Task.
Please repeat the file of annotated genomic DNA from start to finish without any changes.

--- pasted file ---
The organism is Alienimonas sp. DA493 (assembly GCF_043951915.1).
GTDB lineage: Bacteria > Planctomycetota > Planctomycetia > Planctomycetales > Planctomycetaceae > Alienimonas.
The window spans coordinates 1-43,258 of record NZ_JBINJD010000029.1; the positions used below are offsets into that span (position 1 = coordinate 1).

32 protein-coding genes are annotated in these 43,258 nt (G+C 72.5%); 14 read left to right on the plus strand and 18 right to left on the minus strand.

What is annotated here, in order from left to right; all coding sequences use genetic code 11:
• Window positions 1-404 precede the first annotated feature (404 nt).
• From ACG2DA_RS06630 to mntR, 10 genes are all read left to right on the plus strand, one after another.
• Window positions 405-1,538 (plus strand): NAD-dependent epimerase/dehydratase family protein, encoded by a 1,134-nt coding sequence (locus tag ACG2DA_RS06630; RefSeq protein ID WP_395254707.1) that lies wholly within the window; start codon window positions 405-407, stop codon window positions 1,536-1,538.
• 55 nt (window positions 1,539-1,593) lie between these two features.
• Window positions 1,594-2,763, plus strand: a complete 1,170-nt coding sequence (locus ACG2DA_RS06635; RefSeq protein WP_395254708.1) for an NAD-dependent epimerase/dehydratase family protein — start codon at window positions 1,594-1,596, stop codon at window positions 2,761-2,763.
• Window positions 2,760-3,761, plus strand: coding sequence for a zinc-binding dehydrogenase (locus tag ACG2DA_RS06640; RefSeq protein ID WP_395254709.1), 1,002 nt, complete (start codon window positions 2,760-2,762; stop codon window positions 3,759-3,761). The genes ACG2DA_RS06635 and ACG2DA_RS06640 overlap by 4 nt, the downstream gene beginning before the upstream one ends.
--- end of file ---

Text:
The organism is Alienimonas sp. DA493 (assembly GCF_043951915.1).
GTDB lineage: Bacteria > Planctomycetota > Planctomycetia > Planctomycetales > Planctomycetaceae > Alienimonas.
The window spans coordinates 1-43,258 of record NZ_JBINJD010000029.1; the positions used below are offsets into that span (position 1 = coordinate 1).

32 protein-coding genes are annotated in these 43,258 nt (G+C 72.5%); 14 read left to right on the plus strand and 18 right to left on the minus strand.

What is annotated here, in order from left to right; all coding sequences use genetic code 11:
• Window positions 1-404 precede the first annotated feature (404 nt).
• From ACG2DA_RS06630 to mntR, 10 genes are all read left to right on the plus strand, one after another.
• Window positions 405-1,538 (plus strand): NAD-dependent epimerase/dehydratase family protein, encoded by a 1,134-nt coding sequence (locus tag ACG2DA_RS06630; RefSeq protein ID WP_395254707.1) that lies wholly within the window; start codon window positions 405-407, stop codon window positions 1,536-1,538.
• 55 nt (window positions 1,539-1,593) lie between these two features.
• Window positions 1,594-2,763, plus strand: a complete 1,170-nt coding sequence (locus ACG2DA_RS06635; RefSeq protein WP_395254708.1) for an NAD-dependent epimerase/dehydratase family protein — start codon at window positions 1,594-1,596, stop codon at window positions 2,761-2,763.
• Window positions 2,760-3,761, plus strand: coding sequence for a zinc-binding dehydrogenase (locus tag ACG2DA_RS06640; RefSeq protein ID WP_395254709.1), 1,002 nt, complete (start codon window positions 2,760-2,762; stop codon window positions 3,759-3,761). The genes ACG2DA_RS06635 and ACG2DA_RS06640 overlap by 4 nt, the downstream gene beginning before the upstream one ends.